CQUniversity Lecturer in Exercise and Sports Science Dr Robert Stanton
CQUniversity Lecturer in Exercise and Sports Science Dr Robert Stanton CQUniversity

Negative comments detrimental to weight loss success rate

ONE of the keys to successfully losing weight, getting fit, or any other mentally challenge lifestyle change is being surrounded by supportive people.  

>> WATCH: Gladstone's 'Queen of weight loss' shares secrets

Rob Stanton has dedicated the past 25 years to helping people get fit and healthy, from working in a gym to his current role as a lecturer in Exercise and Sports Sciences at CQUniversity.  

He said people who embark on the physical and mental challenge of losing weight and getting fit need to avoid negative self-talk and avoid engaging in negative talk.  

His message comes after a large Toowoomba woman was the victim of negative comments from motorists as she was running between jobs.  

The motorists yelled 'run fatty, run'.  

"It (this kind of negative talk) causes people to question their willingness or their capacity to undertake their challenge, whether it be physical or mental," Dr Stanton said.  

"It has the potential to be highly detrimental.   

"For those that are overweight, it takes a lot of courage to just step into a gym."


He said there was still a stigma that gyms are only for super fit or bodybuilder types.   "You often hear 'I just wanted to lose a little bit of weight before going to the gym'."  

Dr Stanton's background
Rob has more than 20 years' experience in the health and fitness, rehabilitation, and clinical exercise science areas, and has worked as an Accredited Exercise Physiologist for more than 10 years. Rob now works as an academic at CQUniversity, Rockhampton, and is an Adjunct Associate Professor in the Faculty of Health at University of Canberra.  


Dr Stanton said most people who are unfit, overweight or obese often suffer low self-confidence which is why it takes a lot of courage to take the first step.



"These people should be congratulated for doing what they are doing."


He said many people opt to work with personal trainers one-on-one to avoid possible judgemental people.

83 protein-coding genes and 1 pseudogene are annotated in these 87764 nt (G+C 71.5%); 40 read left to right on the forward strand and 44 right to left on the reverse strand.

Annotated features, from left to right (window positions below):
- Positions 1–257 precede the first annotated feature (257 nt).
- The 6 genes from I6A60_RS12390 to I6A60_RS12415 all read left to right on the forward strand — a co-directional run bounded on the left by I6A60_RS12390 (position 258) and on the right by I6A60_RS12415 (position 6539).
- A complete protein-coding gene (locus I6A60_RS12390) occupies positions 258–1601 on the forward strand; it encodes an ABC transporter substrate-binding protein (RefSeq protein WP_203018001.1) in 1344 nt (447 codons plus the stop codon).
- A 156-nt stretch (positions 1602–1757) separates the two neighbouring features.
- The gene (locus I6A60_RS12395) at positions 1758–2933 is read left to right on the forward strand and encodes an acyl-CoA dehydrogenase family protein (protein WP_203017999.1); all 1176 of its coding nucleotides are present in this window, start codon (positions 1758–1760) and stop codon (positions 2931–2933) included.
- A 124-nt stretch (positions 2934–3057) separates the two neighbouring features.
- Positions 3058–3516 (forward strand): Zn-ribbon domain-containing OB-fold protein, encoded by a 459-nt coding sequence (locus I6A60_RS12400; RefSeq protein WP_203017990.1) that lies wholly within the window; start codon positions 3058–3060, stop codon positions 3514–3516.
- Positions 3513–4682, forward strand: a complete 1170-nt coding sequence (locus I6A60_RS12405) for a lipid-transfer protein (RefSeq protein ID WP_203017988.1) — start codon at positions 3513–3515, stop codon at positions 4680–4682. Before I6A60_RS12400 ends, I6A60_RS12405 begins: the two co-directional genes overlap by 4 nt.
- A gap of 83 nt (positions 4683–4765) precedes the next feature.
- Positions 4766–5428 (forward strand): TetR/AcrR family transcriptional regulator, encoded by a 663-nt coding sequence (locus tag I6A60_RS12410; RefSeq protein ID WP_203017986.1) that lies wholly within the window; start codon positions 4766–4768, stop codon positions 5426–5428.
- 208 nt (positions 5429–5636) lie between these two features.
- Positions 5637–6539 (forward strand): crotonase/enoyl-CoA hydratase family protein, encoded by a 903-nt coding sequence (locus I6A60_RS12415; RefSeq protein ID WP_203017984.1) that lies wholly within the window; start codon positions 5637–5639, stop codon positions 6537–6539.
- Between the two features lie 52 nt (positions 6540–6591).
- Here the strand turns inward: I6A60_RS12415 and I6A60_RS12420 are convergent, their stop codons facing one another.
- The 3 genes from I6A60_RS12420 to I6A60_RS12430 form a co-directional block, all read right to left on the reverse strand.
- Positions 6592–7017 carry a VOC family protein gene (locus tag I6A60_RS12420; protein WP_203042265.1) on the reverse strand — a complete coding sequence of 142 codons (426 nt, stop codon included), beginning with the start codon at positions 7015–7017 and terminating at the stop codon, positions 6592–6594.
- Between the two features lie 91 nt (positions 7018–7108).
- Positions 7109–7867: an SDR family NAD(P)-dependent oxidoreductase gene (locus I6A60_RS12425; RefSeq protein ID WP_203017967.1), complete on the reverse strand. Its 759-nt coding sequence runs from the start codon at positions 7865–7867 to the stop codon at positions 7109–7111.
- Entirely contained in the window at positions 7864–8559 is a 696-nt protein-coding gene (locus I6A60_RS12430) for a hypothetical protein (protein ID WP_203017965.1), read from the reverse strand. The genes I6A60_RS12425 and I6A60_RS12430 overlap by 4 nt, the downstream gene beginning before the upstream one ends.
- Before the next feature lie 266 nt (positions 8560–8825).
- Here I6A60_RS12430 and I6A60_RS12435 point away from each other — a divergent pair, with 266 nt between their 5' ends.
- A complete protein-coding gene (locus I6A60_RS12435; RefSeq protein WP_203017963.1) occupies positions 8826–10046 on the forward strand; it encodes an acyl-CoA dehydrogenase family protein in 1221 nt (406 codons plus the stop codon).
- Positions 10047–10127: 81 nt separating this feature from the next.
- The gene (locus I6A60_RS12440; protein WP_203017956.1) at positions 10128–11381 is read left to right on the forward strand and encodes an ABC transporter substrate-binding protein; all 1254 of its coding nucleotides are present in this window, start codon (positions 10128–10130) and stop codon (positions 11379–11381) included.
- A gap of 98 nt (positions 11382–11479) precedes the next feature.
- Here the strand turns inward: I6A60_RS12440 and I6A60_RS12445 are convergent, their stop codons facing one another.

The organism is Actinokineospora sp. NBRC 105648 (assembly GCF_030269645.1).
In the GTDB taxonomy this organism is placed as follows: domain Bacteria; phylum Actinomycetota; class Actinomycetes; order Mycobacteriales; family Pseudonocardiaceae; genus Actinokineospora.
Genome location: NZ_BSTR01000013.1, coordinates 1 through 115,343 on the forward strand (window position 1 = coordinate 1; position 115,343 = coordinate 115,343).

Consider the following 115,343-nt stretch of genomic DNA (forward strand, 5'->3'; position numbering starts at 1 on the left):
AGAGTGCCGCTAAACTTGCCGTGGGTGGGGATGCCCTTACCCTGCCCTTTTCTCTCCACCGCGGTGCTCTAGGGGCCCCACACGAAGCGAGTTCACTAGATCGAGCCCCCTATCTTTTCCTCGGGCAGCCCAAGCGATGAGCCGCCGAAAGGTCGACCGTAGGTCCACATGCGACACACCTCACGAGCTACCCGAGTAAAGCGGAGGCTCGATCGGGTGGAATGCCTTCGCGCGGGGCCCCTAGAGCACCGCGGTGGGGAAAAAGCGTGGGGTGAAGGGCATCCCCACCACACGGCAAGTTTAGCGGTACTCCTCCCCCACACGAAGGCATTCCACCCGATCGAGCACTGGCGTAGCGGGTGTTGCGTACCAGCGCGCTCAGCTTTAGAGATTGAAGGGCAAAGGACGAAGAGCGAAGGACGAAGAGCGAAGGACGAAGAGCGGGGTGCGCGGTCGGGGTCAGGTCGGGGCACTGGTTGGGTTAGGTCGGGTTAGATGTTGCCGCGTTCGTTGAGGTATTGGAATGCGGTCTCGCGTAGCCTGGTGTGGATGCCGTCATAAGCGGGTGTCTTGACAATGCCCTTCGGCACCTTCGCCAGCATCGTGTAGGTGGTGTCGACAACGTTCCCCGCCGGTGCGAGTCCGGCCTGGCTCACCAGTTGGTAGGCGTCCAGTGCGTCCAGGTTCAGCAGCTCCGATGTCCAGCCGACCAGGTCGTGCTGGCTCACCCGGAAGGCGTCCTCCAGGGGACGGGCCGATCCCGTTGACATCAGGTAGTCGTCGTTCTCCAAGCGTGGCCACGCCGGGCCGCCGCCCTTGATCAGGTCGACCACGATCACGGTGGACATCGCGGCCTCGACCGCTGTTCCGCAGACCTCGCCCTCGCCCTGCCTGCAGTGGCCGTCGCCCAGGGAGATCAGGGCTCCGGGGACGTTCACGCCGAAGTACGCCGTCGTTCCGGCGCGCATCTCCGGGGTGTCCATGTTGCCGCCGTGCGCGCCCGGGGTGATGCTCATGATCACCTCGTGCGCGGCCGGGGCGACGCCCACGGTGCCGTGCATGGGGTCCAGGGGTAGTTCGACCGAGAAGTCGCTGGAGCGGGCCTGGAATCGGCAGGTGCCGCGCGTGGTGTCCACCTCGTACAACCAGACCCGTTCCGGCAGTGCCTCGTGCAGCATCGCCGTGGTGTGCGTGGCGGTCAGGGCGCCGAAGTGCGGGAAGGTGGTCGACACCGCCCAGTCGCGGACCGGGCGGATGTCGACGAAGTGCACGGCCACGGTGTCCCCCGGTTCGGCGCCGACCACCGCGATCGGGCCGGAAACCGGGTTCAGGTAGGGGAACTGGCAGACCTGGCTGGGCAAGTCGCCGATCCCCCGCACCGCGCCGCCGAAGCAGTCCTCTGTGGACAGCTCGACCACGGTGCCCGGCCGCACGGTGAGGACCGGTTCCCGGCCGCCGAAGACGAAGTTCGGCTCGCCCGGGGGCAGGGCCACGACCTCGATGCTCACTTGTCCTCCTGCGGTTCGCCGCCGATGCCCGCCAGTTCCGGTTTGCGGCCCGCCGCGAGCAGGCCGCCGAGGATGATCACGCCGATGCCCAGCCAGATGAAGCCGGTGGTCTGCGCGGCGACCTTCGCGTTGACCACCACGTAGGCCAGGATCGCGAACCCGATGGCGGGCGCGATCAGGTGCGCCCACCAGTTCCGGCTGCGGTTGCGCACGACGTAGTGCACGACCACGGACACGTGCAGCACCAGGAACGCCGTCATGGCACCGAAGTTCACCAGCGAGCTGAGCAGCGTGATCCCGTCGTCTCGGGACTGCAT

Dr Stanton said most people know what the right foods to eat are and that they need to do exercise regularly to maintain their health and weight levels, but they don't do it.  

"It is (also) about people recognising a particular behaviour and whether they have the capacity to change and whether or not it is a priority."  

He said even if someone is confident that they can stick to the right diet and exercise regime, if they don't enjoy it, they won't be successful.  

"(This is) because the reward won't be perceived as being that great."  

"The affective response (the emotional response to a situation) to a single bout of exercise can predict long-term exercise adherence."  

In other words, if you push too hard and don't enjoy it, you are less likely to do it again. But, you can still be successful pushing yourself hard, as long as you do enjoy it.  

And it has nothing to do with the level of muscle soreness after the workout.  

Dr Stanton explained that people who don't enjoy their workouts develop a bad view of exercise and this leads to lower success rates.  

Dr Stanton outlined another factor in equation of successful weight - the fact that dieting is about changing multiple behaviours.

He said most people who attempt smoking cessation have six or seven attempts before being successful, which is one behaviour to change.  

This is why it is harder for people trying to change their diet - they need to change what they eat, how much they eat, when they eat and how often they eat.  

Dr Stanton said some people lapse while dieting because of family and friends who reward them for their efforts via a nice dinner or chocolate.  


Dr Rob Stanton's top three tips

  • For people commencing an exercise regime for the first time
  • Consult your GP, particularly if you have a family history of health problems, to check for problems that may come up while exercising
  • Surround yourself entirely with supportive people
  • Consult a qualified and experienced professional such as an accredited exercise physiologist (for obese people) or someone who has a Certificate IV in Fitness or preferably, an accredited exercise scientist (for healthy individuals)

Note: you can get a referral to an exercise physiologist from your GP with up to five visits a year subsidised by Medicare  

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